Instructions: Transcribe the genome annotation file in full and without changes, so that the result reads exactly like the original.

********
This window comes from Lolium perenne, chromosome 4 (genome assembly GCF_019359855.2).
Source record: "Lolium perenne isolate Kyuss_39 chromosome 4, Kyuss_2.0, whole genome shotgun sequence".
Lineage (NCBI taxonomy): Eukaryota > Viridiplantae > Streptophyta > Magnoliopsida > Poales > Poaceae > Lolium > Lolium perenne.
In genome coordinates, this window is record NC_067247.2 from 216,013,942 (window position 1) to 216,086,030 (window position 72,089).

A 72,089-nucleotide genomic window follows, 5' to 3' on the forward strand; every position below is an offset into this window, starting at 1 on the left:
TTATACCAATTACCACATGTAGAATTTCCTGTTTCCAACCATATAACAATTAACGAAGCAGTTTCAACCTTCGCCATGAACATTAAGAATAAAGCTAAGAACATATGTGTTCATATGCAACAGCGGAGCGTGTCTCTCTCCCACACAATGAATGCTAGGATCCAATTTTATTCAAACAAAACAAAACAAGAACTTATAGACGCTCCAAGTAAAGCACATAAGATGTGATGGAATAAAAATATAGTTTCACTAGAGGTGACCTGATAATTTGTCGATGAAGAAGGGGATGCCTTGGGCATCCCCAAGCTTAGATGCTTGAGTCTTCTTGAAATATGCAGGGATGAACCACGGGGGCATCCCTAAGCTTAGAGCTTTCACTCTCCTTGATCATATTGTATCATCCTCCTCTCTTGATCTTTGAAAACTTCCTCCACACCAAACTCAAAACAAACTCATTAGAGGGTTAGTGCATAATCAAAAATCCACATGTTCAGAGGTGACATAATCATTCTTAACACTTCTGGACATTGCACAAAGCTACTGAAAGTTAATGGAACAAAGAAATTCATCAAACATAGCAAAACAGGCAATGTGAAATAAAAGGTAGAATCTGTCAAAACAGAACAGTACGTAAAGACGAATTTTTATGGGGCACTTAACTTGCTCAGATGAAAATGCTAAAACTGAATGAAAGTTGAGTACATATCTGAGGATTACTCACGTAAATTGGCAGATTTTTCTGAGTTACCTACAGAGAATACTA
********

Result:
This window comes from Lolium perenne, chromosome 4 (genome assembly GCF_019359855.2).
Source record: "Lolium perenne isolate Kyuss_39 chromosome 4, Kyuss_2.0, whole genome shotgun sequence".
Lineage (NCBI taxonomy): Eukaryota > Viridiplantae > Streptophyta > Magnoliopsida > Poales > Poaceae > Lolium > Lolium perenne.
In genome coordinates, this window is record NC_067247.2 from 216,013,942 (window position 1) to 216,086,030 (window position 72,089).

A 72,089-nucleotide genomic window follows, 5' to 3' on the forward strand; every position below is an offset into this window, starting at 1 on the left:
TTATACCAATTACCACATGTAGAATTTCCTGTTTCCAACCATATAACAATTAACGAAGCAGTTTCAACCTTCGCCATGAACATTAAGAATAAAGCTAAGAACATATGTGTTCATATGCAACAGCGGAGCGTGTCTCTCTCCCACACAATGAATGCTAGGATCCAATTTTATTCAAACAAAACAAAACAAGAACTTATAGACGCTCCAAGTAAAGCACATAAGATGTGATGGAATAAAAATATAGTTTCACTAGAGGTGACCTGATAATTTGTCGATGAAGAAGGGGATGCCTTGGGCATCCCCAAGCTTAGATGCTTGAGTCTTCTTGAAATATGCAGGGATGAACCACGGGGGCATCCCTAAGCTTAGAGCTTTCACTCTCCTTGATCATATTGTATCATCCTCCTCTCTTGATCTTTGAAAACTTCCTCCACACCAAACTCAAAACAAACTCATTAGAGGGTTAGTGCATAATCAAAAATCCACATGTTCAGAGGTGACATAATCATTCTTAACACTTCTGGACATTGCACAAAGCTACTGAAAGTTAATGGAACAAAGAAATTCATCAAACATAGCAAAACAGGCAATGTGAAATAAAAGGTAGAATCTGTCAAAACAGAACAGTACGTAAAGACGAATTTTTATGGGGCACTTAACTTGCTCAGATGAAAATGCTAAAACTGAATGAAAGTTGAGTACATATCTGAGGATTACTCACGTAAATTGGCAGATTTTTCTGAGTTACCTACAGAGAATACTA